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Germany's Cold War: The Global Campaign to Isolate East Germany, 1949-1969

de William Glenn Gray

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Using newly available material from both sides of the Iron Curtain, William Glenn Gray explores West Germany's efforts to prevent international acceptance of East Germany as a legitimate state following World War II. Unwilling to accept the division of their country, West German leaders regarded the German Democratic Republic (GDR) as an illegitimate upstart--a puppet of the occupying Soviet forces. Together with France, Britain, and the United States, West Germany applied political and financial pressure around the globe to ensure that the GDR remain unrecognized by all countries outside the communist camp. Proclamations of ideological solidarity and narrowly targeted bursts of aid gave the GDR momentary leverage in such diverse countries as Egypt, Iraq, Ghana, and Indonesia; yet West Germany's intimidation tactics, coupled with its vastly superior economic resources, blocked any decisive East German breakthrough. Gray argues that Bonn's isolation campaign was dropped not for want of success, but as a result of changes in West German priorities as the struggle against East Germany came to hamper efforts at reconciliation with Israel, Poland, and Yugoslavia--all countries of special relevance to Germany's recent past. Interest in a morally grounded diplomacy, together with the growing conviction that the GDR could no longer be ignored, led to the abandonment of Bonn's effective but outdated efforts to hinder worldwide recognition of the East German regime.… (més)
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Interesting and well-sourced history of the various challenges experienced by officials in the Federal Republic of Germany as they developed strategies and tactics to try to maintain the relative isolation of the German Democratic Republic in the arena of international diplomacy during the 1950s and 1960s. Particular and repeated reference is made to the developing, non-aligned states that tended to exhibit some element of leadership in the community of governments that clearly adhered to neither "side" in the Cold War (at least at some points), including Yugoslavia, Egypt, Syria, India, Sri Lanka, and Cambodia. As a reader, one gathers that leaders in Bonn faced constant assessments of the trade-offs between an assertive policy characterized by having clear consequences for actions that crossed certain (sometimes changing) lines and an attitude of tolerance and positive diplomacy. At any rate, the conclusion seems correct that the activities of the Bonn government (as well as the relative weakness of the SED government in Berlin/Pankow) did keep East Germany in relative isolation for several decades in the early Cold War. ( )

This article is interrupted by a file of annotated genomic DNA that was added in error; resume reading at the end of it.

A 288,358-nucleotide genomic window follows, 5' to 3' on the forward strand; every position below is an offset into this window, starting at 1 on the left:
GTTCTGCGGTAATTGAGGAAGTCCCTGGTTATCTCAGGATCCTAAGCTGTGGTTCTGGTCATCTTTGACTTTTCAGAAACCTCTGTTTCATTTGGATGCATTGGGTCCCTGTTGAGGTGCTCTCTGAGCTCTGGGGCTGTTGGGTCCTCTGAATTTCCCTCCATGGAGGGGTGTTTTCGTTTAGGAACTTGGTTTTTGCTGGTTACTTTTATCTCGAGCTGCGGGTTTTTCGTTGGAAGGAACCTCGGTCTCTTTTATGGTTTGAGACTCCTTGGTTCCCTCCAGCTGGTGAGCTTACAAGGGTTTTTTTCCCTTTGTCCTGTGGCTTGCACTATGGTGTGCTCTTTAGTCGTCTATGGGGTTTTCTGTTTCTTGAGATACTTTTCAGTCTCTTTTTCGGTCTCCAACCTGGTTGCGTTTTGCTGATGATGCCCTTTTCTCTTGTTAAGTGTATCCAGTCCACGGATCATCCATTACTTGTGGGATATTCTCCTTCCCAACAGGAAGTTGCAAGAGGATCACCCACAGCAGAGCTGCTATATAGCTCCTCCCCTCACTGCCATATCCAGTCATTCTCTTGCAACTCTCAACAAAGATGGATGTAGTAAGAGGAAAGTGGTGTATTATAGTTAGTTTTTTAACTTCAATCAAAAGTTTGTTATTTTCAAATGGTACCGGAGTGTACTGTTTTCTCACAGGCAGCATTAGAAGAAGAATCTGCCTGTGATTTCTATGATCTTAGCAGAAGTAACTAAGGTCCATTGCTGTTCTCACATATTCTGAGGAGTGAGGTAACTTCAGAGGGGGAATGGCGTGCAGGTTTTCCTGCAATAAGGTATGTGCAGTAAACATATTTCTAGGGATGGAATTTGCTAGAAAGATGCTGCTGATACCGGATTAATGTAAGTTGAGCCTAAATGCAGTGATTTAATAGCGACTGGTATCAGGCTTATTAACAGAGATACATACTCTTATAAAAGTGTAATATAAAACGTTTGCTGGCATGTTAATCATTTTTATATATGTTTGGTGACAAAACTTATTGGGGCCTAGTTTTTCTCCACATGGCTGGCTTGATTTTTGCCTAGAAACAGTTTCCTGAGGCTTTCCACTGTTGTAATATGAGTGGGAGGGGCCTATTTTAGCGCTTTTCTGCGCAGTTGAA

Weisbrod08 | Jan 16, 2022 |
Straight-up diplomatic history of how the FRG spent the first twenty years of its existance trying to keep the DDR in the state of being a pariah. Among other things Gray offers a different perspective on Mid East politics, as Bonn was rather invovled in the region at this time. ( )
  Shrike58 | Dec 27, 2007 |
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I would most like to honor two individuals from an earlier generation, Dr. Gerald Glenn (1911-98) and Mrs. Margaret Gray (1908-2000). Neither will have the opportunity to hear me lecture or to read these words; but their sacrifices for my education made all the difference. It is to these two grandparents that I dedicate this manuscript.
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Using newly available material from both sides of the Iron Curtain, William Glenn Gray explores West Germany's efforts to prevent international acceptance of East Germany as a legitimate state following World War II. Unwilling to accept the division of their country, West German leaders regarded the German Democratic Republic (GDR) as an illegitimate upstart--a puppet of the occupying Soviet forces. Together with France, Britain, and the United States, West Germany applied political and financial pressure around the globe to ensure that the GDR remain unrecognized by all countries outside the communist camp. Proclamations of ideological solidarity and narrowly targeted bursts of aid gave the GDR momentary leverage in such diverse countries as Egypt, Iraq, Ghana, and Indonesia; yet West Germany's intimidation tactics, coupled with its vastly superior economic resources, blocked any decisive East German breakthrough. Gray argues that Bonn's isolation campaign was dropped not for want of success, but as a result of changes in West German priorities as the struggle against East Germany came to hamper efforts at reconciliation with Israel, Poland, and Yugoslavia--all countries of special relevance to Germany's recent past. Interest in a morally grounded diplomacy, together with the growing conviction that the GDR could no longer be ignored, led to the abandonment of Bonn's effective but outdated efforts to hinder worldwide recognition of the East German regime.

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